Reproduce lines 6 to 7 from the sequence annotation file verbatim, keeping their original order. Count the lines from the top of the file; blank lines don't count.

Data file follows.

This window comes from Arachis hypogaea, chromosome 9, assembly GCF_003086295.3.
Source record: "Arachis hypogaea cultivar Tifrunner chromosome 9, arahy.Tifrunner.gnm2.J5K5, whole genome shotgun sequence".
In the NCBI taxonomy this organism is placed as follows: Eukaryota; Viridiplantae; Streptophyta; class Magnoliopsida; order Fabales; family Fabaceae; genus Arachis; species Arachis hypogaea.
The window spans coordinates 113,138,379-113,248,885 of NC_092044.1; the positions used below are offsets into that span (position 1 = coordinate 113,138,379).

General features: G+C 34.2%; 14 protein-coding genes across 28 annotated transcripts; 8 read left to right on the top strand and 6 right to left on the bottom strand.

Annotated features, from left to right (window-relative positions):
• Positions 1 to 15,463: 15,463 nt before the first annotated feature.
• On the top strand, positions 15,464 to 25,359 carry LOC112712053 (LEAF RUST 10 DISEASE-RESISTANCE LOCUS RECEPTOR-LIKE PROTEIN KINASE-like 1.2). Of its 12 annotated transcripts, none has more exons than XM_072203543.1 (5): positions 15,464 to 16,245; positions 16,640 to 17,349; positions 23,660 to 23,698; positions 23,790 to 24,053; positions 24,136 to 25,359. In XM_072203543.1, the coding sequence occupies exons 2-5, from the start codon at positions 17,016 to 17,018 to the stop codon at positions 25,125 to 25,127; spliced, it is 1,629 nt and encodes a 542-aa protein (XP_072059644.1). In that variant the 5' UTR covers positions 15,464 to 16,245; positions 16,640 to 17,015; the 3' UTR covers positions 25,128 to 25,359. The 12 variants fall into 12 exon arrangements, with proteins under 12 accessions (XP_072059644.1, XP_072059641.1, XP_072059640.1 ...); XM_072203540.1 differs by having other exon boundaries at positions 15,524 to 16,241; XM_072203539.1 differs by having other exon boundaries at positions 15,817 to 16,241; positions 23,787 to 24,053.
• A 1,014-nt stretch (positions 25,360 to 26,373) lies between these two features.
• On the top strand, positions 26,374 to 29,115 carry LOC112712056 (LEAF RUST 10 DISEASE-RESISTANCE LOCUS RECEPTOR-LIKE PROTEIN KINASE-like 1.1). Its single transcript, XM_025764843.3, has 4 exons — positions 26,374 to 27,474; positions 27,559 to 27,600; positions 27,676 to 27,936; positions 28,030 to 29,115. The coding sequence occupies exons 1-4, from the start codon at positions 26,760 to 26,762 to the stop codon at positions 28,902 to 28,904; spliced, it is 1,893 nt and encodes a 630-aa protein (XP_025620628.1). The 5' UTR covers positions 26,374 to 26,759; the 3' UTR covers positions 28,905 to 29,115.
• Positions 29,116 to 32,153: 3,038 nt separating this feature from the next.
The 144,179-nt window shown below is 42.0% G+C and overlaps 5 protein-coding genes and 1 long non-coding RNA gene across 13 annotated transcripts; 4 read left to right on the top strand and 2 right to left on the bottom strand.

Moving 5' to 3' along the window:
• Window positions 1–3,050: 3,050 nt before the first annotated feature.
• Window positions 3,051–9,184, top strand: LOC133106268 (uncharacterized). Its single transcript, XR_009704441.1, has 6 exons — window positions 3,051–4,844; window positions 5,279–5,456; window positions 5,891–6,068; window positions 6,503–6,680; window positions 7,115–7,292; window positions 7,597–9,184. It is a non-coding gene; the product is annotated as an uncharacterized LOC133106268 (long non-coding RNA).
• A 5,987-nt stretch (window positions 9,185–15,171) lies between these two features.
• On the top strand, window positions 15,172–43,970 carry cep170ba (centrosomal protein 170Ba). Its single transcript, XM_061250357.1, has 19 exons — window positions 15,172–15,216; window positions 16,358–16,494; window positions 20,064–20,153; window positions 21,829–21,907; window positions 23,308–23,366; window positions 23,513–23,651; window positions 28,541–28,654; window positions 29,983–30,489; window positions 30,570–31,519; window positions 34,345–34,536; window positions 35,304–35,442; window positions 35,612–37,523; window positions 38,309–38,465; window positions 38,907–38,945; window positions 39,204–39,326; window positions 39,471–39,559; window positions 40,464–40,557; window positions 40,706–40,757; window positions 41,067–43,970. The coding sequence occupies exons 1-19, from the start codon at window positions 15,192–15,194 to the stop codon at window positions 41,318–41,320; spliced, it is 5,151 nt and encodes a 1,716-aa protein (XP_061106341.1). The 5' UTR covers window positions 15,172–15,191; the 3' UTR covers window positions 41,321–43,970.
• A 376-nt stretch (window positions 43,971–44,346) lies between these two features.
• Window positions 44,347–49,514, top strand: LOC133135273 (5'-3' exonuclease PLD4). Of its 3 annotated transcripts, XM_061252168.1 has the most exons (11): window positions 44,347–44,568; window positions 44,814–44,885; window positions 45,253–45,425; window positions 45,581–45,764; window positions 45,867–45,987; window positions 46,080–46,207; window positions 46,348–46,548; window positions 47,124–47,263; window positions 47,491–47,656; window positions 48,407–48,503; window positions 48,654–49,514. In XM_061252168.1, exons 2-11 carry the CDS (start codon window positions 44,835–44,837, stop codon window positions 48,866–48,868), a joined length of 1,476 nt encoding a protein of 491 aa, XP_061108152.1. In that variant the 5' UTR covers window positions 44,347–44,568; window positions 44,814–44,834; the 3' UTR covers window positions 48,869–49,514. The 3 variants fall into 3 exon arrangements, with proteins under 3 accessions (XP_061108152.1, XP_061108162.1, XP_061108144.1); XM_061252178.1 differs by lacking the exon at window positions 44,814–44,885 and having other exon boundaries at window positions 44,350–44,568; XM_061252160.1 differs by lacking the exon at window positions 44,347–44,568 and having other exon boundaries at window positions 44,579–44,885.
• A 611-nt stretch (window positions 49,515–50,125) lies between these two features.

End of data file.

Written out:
Annotated features, from left to right (window-relative positions):
• Positions 1 to 15,463: 15,463 nt before the first annotated feature.